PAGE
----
Monday, April 24, 2006

The Storybook Project

When inmates make collect calls (the only calls they can make) from Cook County Jail, it costs their families 3 to 4 times the usual rate to accept the charges. It's a small thing I suppose, but like a lot of things in our correctional system, it seems like they're going out of their way to be rapacious and unfair and counter-productive. Talk about kicking someone when they're down. Does price gouging poor people and isolating inmates from their families and communities serve the common good in the long run? Does it make our streets safer or reduce recidivism? I very much doubt it. But, of course, it's a safe bet for the phone companies (or the jail, or whoever's idea it was) that sticking it to prisoners won't win them any enemies, even while it fattens their profit margins. The invisible hand is more like an invisible fist when you've got a monopoly and a captive market (so to speak).

This last Saturday, Laura Jean and I went with 3 other folks from our church to the Cook County Jail for our first session volunteering with Aunt Mary's Storybook Project. We had our orientation about two months ago, but hadn't been allowed inside the jail since, due to security lockdowns. These may have had something to do with, oh I don't know... the jailbreak that occurred just a few days after our first visit, and subsequent allegations that prison officers may have had a hand in the escape. So yeah, they've been having some security "issues", but they finally decided to let us in this past weekend.

Just getting into the jail is quite a task. Your name has to be on the right piece of paper, you get patted down (twice), go through a metal detector and an ion scanner. Not all of the officers seem tense and unhelpful, but after a while you feel like some of them are looking for any excuse to toss you out. So, you learn to be very polite and helpful at all times. The system is highly bureaucratic, yet oddly incompetent -- we had to ask them to carefully search the cart of books we brought in, not wanting to get busted for any accidental contraband and lose our right to do our program. Go figure.

Anyway, we finally got everything set up in one of the gyms, and they sent us an initial group of 15-20 mothers from the women's ward and we explained the program to them. We told them that we were there to give them a chance to connect with their kids. We had boxes and boxes of children's books for all ages (from 'Pat the Bunny' through 'Harry Potter') and tape-recorders so that they could read the book aloud to their kids (or sing them a song, or send them a message). We would then mail the book and the tape to the children. The kicker is, when we explained the program to them, there was an audible response, and at least three women started crying right off the bat. This, of course, made it tough for the rest of us to keep a dry eye. We got started by helping them pick out the right books for each of their kids, and handed them a tape-recorder.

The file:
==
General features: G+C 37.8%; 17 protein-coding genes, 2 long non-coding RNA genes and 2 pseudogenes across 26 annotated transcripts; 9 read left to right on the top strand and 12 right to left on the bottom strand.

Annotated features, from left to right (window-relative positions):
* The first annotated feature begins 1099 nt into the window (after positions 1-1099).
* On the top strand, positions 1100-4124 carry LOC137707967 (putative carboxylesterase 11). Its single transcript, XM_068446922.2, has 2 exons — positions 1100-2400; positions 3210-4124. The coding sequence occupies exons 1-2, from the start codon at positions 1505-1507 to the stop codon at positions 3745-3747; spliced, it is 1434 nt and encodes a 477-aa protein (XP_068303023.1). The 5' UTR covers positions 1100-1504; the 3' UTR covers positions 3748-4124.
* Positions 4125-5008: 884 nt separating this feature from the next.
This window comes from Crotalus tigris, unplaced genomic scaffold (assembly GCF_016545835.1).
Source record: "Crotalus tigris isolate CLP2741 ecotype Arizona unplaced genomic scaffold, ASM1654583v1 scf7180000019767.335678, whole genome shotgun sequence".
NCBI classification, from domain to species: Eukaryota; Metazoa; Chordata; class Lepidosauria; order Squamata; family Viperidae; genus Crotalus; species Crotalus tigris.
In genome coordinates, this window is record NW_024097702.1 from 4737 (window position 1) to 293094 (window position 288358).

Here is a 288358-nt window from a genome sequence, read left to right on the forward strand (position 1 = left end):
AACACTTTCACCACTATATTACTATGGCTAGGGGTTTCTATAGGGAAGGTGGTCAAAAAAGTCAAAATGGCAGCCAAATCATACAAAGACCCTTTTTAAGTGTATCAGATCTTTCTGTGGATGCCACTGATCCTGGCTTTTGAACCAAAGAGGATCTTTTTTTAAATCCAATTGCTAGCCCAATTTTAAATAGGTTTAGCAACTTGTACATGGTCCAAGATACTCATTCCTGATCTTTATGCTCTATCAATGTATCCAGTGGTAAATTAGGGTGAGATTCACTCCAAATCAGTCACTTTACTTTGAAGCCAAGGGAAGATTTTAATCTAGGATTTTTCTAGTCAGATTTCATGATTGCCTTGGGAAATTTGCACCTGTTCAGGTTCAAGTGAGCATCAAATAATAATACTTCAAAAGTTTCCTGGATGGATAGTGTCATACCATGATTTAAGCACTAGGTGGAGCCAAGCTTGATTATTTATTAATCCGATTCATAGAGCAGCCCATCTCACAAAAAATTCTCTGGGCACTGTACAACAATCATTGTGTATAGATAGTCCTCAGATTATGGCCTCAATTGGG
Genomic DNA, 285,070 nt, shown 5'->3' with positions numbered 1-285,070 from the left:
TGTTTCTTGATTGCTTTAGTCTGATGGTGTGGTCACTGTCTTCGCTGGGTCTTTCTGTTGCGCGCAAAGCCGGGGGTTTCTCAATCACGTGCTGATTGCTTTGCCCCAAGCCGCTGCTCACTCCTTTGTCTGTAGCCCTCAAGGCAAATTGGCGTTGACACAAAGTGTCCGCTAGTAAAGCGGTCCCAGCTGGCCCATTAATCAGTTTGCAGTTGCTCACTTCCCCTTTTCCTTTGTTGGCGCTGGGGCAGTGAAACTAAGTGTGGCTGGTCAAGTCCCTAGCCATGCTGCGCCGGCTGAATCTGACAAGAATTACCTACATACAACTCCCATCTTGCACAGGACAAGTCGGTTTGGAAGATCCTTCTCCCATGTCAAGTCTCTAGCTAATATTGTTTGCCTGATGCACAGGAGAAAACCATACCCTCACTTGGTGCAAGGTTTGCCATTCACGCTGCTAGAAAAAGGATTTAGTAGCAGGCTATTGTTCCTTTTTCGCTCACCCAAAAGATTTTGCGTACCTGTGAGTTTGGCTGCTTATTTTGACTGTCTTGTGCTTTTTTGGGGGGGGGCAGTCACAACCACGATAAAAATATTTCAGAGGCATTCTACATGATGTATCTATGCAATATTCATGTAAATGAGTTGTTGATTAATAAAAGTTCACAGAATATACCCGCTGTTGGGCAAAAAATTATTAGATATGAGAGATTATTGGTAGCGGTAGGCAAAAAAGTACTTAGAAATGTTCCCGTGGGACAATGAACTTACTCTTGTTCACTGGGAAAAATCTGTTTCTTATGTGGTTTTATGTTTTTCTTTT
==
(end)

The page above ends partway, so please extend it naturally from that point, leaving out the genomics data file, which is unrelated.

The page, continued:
The few hours I've spent in CCJ give me the impression that it is a pretty rough place -- hugely overcrowded and oppressive. A few years back there was a big scandal about the officers beating the crap out of the inmates (read the full Chicago Tribune coverage here). In CCJ, almost everyone is awaiting trial. Laura Jean tells me that the prisons downstate are calmer since everyone knows how many years they're looking at. Although some have been awaiting trial for a year or two, everyone in the jail is on edge and unsure what will happen to them. I should say that probably most of the women in CCJ are there for drug-related crimes (see also here), either possession or property-crimes related to a drug problem. The War on Drugs marches on.

Anyway, there are some times when you're doing a service project and you wonder whether it will have any impact at all: this was not one of those times. The women were all completely down with the project and they spent every last minute they could reading into the recorders and writing letters to their kids. I got a very strong impression that the books and tapes were filling a painful gap for them. A few women cried through the entire book; others were excited and everyone seemed grateful in the end. Communication out of the jail is very difficult; in addition to the collect calls, they have to buy paper, envelopes and stamps through the commissary just to write a letter. It may not be a systematic fix for a broken system, but if it helps keep even a few families from shattering completely it's a success.

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